Tuesday, April 4, 2017

The Python “Secret Handshake”

I’ve been involved with Python for some 18 years now as of this writing in 2010, and I have seen it grow from an obscure language into one that is used in some fashion in almost every development organization and a solid member of the top four or five most widely-used programming languages in the world. It has been a fun ride. But looking back over the years, it seems to me that if Python truly has a single legacy, it is simply that Python has made quality a more central focus in the development world. It was almost inevitable. A language that requires its users to line up code for readability can’t help but make people raise questions about good software practice in general. Probably nothing summarizes this aspect of Python life better than the standard library this module—a sort of Easter egg in Python written by Python core developer  Tim Peters, which captures much of the design philosophy behind the language. To see this for yourself, go to any Python interactive prompt and import the module (naturally, it’s available on all platforms):

 >>> import this
 The Zen of Python, by Tim Peters
 Beautiful is better than ugly.
 Explicit is better than implicit.
 Simple is better than complex.
 Complex is better than complicated.
 Flat is better than nested.
 Sparse is better than dense.
 Readability counts.
 Special cases aren't special enough to break the rules.
 Although practicality beats purity.
 Errors should never pass silently.
 Unless explicitly silenced.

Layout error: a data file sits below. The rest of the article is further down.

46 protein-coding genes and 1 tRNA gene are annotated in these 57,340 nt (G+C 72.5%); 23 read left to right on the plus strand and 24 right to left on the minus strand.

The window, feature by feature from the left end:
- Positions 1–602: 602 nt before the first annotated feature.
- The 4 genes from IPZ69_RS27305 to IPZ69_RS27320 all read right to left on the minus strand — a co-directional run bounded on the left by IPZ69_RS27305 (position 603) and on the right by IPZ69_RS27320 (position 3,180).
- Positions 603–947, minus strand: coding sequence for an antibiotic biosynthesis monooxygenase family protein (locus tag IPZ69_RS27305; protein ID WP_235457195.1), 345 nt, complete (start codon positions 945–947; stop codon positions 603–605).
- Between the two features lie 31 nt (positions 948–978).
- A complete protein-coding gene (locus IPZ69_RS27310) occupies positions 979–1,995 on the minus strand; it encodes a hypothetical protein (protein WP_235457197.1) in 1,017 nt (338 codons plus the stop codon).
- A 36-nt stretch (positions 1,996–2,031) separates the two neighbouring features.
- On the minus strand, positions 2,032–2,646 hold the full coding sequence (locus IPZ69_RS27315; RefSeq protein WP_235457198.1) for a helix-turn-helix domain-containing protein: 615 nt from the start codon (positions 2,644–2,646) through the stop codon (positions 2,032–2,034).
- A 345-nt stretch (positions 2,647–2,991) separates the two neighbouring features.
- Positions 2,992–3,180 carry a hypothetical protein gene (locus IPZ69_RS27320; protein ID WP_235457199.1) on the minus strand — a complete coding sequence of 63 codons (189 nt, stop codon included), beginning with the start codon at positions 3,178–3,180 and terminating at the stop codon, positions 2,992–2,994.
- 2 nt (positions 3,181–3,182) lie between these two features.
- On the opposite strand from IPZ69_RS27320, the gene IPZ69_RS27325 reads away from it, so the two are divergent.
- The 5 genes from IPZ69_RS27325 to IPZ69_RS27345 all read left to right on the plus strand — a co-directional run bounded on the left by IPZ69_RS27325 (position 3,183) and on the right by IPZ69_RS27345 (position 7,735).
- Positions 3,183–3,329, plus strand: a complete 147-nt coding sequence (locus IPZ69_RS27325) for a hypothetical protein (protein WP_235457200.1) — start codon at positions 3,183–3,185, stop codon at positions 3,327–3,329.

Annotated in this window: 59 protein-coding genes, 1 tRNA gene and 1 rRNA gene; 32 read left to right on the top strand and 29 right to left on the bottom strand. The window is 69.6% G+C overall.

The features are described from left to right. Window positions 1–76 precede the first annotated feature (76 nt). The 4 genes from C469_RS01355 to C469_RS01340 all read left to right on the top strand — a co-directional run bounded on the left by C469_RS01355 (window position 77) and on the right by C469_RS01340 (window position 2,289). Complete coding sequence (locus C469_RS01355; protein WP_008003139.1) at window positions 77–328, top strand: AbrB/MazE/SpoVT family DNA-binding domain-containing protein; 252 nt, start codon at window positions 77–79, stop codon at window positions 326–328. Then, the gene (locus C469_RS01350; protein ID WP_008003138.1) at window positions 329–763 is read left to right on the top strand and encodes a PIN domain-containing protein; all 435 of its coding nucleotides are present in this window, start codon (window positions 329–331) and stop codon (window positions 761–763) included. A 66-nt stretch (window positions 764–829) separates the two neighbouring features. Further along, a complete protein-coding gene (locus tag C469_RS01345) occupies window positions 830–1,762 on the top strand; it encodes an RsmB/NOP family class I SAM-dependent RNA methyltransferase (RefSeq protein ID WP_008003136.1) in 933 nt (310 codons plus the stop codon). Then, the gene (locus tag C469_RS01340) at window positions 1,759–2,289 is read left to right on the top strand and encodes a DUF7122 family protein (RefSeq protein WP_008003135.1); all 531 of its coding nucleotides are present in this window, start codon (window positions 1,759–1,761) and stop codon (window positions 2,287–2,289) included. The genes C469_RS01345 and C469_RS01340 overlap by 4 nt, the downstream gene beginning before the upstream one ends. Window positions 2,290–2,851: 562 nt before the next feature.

In the face of ambiguity, refuse the temptation to guess.
 There should be one-- and preferably only one --obvious way to do it.
 Although that way may not be obvious at first unless you're Dutch.
 Now is better than never.
 Although never is often better than *right* now.
 If the implementation is hard to explain, it's a bad idea.
 If the implementation is easy to explain, it may be a good idea.
 Namespaces are one honking great idea -- let's do more of those!

Worth special mention, the “Explicit is better than implicit” rule has become known
as “EIBTI” in the Python world—one of Python’s defining ideas, and one of its sharpest
contrasts with other languages. As anyone who has worked in this field for more than
a few years can attest, magic and engineering do not mix. Python has not always fol-
lowed all of these guidelines, of course, but it comes very close. And if Python’s main
contribution to the software world is getting people to think about such things, it seems
like a win. Besides, it looked great on the T-shirt.

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